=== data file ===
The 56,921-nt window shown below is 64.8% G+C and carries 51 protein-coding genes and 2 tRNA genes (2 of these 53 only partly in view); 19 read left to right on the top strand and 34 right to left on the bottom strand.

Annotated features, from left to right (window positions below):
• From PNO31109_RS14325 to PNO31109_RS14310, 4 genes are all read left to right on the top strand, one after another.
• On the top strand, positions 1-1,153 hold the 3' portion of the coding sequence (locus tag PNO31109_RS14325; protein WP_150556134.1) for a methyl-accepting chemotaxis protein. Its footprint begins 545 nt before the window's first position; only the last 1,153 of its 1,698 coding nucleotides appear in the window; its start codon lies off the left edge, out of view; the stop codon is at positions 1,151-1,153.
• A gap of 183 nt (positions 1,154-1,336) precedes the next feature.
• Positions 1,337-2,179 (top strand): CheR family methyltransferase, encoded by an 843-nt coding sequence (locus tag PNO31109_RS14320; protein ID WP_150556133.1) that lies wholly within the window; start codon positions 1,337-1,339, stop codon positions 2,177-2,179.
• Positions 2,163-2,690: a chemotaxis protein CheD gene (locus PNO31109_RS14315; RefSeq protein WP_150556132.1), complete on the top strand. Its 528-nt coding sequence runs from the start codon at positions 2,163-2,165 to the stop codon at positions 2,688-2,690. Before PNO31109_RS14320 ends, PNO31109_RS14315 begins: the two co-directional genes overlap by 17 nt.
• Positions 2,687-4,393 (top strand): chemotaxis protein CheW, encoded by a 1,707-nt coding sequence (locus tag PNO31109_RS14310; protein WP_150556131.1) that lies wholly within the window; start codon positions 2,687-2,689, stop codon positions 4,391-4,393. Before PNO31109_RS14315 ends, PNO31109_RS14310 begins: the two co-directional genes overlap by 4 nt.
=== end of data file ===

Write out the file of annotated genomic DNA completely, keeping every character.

The 56,921-nt window shown below is 64.8% G+C and carries 51 protein-coding genes and 2 tRNA genes (2 of these 53 only partly in view); 19 read left to right on the top strand and 34 right to left on the bottom strand.

Annotated features, from left to right (window positions below):
• From PNO31109_RS14325 to PNO31109_RS14310, 4 genes are all read left to right on the top strand, one after another.
• On the top strand, positions 1-1,153 hold the 3' portion of the coding sequence (locus tag PNO31109_RS14325; protein WP_150556134.1) for a methyl-accepting chemotaxis protein. Its footprint begins 545 nt before the window's first position; only the last 1,153 of its 1,698 coding nucleotides appear in the window; its start codon lies off the left edge, out of view; the stop codon is at positions 1,151-1,153.
• A gap of 183 nt (positions 1,154-1,336) precedes the next feature.
• Positions 1,337-2,179 (top strand): CheR family methyltransferase, encoded by an 843-nt coding sequence (locus tag PNO31109_RS14320; protein ID WP_150556133.1) that lies wholly within the window; start codon positions 1,337-1,339, stop codon positions 2,177-2,179.
• Positions 2,163-2,690: a chemotaxis protein CheD gene (locus PNO31109_RS14315; RefSeq protein WP_150556132.1), complete on the top strand. Its 528-nt coding sequence runs from the start codon at positions 2,163-2,165 to the stop codon at positions 2,688-2,690. Before PNO31109_RS14320 ends, PNO31109_RS14315 begins: the two co-directional genes overlap by 17 nt.
• Positions 2,687-4,393 (top strand): chemotaxis protein CheW, encoded by a 1,707-nt coding sequence (locus tag PNO31109_RS14310; protein WP_150556131.1) that lies wholly within the window; start codon positions 2,687-2,689, stop codon positions 4,391-4,393. Before PNO31109_RS14315 ends, PNO31109_RS14310 begins: the two co-directional genes overlap by 4 nt.